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Biochem Biophys Res Commun. 2005 Apr 22;329(4):1350-9.

Efficient replication of a full-length hepatitis C virus genome, strain O, in cell culture, and development of a luciferase reporter system.

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Department of Molecular Biology, Okayama University Graduate School of Medicine and Dentistry, Okayama, Japan.


Recently we reported a subgenomic hepatitis C virus (HCV) replicon derived from HCV (HCV-O strain) infected in non-neoplastic human hepatocyte PH5CH8. In this study, we developed a genome-length dicistronic HCV RNA from HCV-O. A cured HuH-7 cell line (sOc) was obtained from a cloned subgenomic replicon cell line (sO) by interferon (IFN) treatment and used for transfection with genome-length HCV RNA. One cloned cell line, O, was successfully selected by G418 treatment following the introduction of genome-length HCV RNA into sOc cells, and the robust expression of HCV RNA and proteins was confirmed. Oc, a cured cell line, was also obtained from the cloned cell line (O) by IFN treatment. The number of colonies increased drastically when genome-length HCV RNA was introduced into Oc cells. However, the cloned cured cell lines, sOc and Oc, differed in their colony formation efficiency despite their common origin. This result suggests that even a cloned cell line can change its characteristics during cell culture. Sequence analysis of HCV RNA from the O cells revealed an amino acid substitution in the NS3 helicase region (K1609E). This substitution worked as an adaptive mutation in transient reporter and colony formation assays. Using the advantages of this adaptive mutation and of Oc cells in colony formation, we established the first cell line in which genome-length dicistronic HCV RNA encoding a luciferase gene replicated efficiently. This culture system is useful tool for the study of HCV replication and mass screening for anti-HCV reagents.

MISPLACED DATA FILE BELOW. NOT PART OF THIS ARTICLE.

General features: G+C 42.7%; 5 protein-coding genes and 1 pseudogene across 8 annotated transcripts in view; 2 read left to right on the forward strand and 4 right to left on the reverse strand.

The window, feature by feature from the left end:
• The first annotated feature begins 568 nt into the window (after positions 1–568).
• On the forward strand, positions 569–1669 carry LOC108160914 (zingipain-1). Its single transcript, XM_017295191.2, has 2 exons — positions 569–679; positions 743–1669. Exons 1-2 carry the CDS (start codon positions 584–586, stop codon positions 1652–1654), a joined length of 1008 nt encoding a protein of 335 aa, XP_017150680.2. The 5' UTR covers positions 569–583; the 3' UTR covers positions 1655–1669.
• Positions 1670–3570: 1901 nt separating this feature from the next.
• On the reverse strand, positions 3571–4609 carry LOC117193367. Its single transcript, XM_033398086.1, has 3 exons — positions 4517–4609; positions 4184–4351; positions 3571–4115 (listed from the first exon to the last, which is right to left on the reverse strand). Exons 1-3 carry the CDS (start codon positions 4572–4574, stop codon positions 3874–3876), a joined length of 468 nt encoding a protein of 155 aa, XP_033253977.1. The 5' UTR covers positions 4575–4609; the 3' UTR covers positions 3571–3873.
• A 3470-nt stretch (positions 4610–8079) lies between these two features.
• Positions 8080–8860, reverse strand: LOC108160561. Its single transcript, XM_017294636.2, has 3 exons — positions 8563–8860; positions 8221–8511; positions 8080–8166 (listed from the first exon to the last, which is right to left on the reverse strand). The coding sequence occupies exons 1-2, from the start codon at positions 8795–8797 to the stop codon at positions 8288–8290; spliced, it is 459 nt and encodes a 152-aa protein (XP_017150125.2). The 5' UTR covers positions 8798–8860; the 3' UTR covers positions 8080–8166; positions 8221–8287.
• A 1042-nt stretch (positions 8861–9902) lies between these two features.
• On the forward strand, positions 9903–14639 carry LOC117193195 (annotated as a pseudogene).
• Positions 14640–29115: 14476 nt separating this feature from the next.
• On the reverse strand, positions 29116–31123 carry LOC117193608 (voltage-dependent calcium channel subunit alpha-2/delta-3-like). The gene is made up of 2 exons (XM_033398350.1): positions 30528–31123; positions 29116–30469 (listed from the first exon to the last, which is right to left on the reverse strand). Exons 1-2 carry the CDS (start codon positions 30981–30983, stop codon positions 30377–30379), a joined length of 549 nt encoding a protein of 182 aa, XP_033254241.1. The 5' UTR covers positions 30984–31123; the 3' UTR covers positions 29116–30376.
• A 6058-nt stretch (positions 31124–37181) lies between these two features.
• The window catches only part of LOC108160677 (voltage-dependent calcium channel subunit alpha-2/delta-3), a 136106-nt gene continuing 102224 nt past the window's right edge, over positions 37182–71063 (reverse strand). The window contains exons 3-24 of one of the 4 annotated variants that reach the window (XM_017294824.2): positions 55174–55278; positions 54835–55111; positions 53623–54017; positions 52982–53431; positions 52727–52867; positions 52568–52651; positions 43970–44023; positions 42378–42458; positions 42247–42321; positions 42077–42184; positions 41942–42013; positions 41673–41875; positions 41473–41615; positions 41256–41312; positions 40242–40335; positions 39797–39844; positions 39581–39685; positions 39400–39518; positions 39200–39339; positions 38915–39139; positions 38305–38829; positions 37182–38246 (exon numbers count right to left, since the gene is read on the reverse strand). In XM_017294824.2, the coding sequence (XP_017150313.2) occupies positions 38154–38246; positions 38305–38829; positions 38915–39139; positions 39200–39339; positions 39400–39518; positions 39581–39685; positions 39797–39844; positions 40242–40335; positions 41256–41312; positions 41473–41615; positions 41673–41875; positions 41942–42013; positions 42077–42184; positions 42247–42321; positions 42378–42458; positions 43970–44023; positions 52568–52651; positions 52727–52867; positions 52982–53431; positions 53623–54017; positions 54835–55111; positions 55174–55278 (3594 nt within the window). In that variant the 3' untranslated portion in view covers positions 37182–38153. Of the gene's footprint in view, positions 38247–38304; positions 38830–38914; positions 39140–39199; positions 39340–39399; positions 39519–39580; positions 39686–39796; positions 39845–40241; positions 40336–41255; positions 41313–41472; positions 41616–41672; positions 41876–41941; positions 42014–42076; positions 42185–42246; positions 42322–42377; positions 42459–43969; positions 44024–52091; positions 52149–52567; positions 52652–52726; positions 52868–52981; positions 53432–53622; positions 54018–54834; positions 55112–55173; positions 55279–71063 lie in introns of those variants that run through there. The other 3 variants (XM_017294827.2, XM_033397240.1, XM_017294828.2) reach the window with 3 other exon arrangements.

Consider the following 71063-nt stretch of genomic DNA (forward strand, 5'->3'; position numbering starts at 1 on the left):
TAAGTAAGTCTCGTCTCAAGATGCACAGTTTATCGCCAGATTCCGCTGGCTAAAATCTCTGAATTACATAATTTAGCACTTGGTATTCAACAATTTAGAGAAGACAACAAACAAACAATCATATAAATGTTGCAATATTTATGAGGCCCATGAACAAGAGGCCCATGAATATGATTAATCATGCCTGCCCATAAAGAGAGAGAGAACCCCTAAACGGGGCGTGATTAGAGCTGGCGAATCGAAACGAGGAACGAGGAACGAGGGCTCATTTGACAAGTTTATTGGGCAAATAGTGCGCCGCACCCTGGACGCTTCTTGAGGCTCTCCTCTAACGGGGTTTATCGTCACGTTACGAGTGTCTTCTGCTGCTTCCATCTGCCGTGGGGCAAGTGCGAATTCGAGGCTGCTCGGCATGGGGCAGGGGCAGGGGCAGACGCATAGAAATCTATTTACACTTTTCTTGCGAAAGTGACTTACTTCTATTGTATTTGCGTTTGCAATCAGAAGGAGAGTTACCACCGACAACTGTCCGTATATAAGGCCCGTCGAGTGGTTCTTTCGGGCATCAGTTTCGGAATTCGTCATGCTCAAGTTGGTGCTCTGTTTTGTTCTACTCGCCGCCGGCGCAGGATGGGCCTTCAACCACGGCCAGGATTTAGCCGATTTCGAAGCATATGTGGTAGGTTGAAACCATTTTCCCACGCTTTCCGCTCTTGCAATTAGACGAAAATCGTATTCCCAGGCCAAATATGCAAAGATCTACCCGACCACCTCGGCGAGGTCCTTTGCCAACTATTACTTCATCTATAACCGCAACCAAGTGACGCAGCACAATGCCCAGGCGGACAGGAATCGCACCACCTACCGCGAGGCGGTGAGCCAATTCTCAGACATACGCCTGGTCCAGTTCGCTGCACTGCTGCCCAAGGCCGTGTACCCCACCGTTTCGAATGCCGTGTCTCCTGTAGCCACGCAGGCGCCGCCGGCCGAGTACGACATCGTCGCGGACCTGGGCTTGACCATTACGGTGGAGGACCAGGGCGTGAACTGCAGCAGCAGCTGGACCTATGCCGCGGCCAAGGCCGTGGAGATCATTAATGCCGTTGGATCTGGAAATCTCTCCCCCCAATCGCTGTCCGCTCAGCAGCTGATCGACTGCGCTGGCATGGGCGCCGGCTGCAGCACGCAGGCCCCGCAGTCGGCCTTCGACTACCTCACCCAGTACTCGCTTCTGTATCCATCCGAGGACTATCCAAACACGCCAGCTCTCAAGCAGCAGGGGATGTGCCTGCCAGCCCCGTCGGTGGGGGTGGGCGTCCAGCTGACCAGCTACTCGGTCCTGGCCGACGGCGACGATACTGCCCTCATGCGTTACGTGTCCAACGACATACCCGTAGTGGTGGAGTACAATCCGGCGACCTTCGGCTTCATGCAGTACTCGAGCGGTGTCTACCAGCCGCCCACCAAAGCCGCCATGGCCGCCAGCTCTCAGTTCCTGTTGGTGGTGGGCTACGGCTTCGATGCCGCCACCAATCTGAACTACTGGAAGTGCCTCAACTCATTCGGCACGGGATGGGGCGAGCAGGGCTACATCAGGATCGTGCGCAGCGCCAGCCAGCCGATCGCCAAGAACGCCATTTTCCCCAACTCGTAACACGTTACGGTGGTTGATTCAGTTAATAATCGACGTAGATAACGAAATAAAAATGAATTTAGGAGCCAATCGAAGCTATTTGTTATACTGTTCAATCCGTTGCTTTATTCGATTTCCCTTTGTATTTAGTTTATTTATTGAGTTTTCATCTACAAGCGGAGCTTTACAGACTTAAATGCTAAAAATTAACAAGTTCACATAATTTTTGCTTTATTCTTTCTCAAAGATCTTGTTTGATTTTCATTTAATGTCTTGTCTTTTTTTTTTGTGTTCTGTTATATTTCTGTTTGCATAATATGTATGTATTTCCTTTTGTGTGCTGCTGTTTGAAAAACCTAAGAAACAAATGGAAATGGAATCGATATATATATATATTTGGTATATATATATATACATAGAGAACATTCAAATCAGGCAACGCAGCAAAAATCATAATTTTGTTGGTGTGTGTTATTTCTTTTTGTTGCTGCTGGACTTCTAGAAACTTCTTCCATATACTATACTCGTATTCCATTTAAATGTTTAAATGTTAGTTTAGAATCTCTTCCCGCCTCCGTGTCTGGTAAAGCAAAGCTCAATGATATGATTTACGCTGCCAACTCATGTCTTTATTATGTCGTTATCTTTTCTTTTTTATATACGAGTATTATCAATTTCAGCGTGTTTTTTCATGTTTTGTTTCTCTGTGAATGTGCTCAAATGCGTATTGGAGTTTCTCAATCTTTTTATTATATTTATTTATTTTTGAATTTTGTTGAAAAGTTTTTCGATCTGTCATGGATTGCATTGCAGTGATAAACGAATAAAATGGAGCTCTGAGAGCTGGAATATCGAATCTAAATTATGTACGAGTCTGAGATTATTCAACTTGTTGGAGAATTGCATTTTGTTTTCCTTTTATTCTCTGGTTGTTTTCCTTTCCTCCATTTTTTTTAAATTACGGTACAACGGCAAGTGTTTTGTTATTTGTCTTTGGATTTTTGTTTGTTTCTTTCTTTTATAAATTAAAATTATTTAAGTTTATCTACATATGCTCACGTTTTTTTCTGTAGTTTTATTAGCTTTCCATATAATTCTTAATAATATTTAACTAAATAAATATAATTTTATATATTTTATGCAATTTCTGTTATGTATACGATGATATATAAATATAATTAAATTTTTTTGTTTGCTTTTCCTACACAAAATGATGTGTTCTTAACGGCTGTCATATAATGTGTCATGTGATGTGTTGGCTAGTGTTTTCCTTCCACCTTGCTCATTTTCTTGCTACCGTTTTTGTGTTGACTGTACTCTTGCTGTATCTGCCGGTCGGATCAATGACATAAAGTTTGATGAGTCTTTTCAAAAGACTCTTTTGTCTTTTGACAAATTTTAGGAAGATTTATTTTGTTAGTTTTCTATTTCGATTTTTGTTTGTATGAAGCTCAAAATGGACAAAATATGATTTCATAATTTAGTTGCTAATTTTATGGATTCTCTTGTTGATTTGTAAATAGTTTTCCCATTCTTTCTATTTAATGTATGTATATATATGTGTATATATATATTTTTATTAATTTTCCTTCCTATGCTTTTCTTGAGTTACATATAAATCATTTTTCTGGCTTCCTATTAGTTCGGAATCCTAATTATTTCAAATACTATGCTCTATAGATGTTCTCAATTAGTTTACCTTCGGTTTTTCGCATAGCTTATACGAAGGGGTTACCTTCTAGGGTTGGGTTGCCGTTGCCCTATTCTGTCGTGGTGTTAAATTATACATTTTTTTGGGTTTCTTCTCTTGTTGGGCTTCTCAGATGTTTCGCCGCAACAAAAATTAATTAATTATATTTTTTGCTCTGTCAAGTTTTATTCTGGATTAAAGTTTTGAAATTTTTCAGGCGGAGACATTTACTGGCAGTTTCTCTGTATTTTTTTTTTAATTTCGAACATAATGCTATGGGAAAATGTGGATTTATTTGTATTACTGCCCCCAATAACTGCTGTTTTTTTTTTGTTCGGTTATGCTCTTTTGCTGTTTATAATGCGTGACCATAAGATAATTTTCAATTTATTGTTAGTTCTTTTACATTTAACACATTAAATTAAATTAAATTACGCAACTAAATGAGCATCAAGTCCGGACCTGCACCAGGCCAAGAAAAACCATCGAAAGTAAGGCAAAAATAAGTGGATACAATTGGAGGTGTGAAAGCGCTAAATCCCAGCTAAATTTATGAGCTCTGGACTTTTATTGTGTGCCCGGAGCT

[Indexed for MEDLINE]

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